The Pennsylvania Supreme Court has "recognize[d] that the [Act] is remedial in nature and is intended to benefit workers, and thus its provisions must be construed to effectuate their humanitarian objective." Kmart Corp. v. Workers' Comp. Appeal Bd. (Fitzsimmons), 561 Pa. 111, 119, 748 A.2d 660, 664 (2000). The Supreme Court cautioned, however, that "[t]here are certain limitations beyond which it was not the intention of the legislature to extend responsibility of an employer for injuries sustained by an employee. The [A]ct was never intended to make the employer an insurer of the safety of all employees." Ginther v. J. P. Graham Transfer Co., 348 Pa. 60, 63, 33 A.2d 923, 924 (1943).

Under these circumstances, we hold at the moment of his May 30, 2008 injury, Claimant had abandoned his work responsibilities and was deliberately engaged in an activity wholly foreign thereto, i.e., polishing a bolt for his child's go-cart. Henry. Accordingly, the Board erred by affirming the WCJ's determination.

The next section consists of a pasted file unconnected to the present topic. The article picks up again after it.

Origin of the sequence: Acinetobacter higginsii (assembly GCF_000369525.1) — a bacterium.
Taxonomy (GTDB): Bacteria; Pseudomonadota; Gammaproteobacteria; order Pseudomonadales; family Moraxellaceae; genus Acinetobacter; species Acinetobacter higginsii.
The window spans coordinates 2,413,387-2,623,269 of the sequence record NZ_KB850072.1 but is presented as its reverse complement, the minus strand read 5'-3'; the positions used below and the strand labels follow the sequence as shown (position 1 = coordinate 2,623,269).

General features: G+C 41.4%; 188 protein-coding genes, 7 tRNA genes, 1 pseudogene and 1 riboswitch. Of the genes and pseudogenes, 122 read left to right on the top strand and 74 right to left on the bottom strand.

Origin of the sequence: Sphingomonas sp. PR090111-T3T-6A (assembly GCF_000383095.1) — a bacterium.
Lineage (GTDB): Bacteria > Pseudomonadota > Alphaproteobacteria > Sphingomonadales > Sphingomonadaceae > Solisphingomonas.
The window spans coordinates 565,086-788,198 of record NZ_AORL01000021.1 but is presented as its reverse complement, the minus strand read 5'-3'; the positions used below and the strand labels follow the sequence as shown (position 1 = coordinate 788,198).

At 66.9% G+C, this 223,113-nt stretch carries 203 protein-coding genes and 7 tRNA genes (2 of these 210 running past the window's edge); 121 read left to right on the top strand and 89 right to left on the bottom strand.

Employer also contends that the WCJ's decision was not "reasoned" as required by Section 422(a) of Act, 77 P.S. § 834, insofar as there was no competent evidence to support the WCJ's finding that Employer allowed employees to perform personal tasks at work to the extent such tasks did not interfere with their regular job duties. However, Employer did not raise this issue before the Board. Employer's appeal alleged only that the WCJ's Findings of Fact Nos. 5-12, 15, 17 and 18, and Conclusion of Law No. 1 were in error and were not supported by substantial evidence. Pennsylvania Rule of Appellate Procedure 1551(a) states in pertinent part: "Review of quasijudicial orders shall be conducted by the court on the record made before the government unit. No question shall be heard or considered by the court which was not raised before the government unit . . . ." Pa.R.A.P. 1551(a). Because Employer failed to raise this issue before the Board, it is waived and cannot now be decided by this Court.[7]

Based on the foregoing, the Board's order is reversed.

ORDER

AND NOW, this 7th day of August, 2013, the Workers' Compensation Appeal Board's January 18, 2013 order is reversed.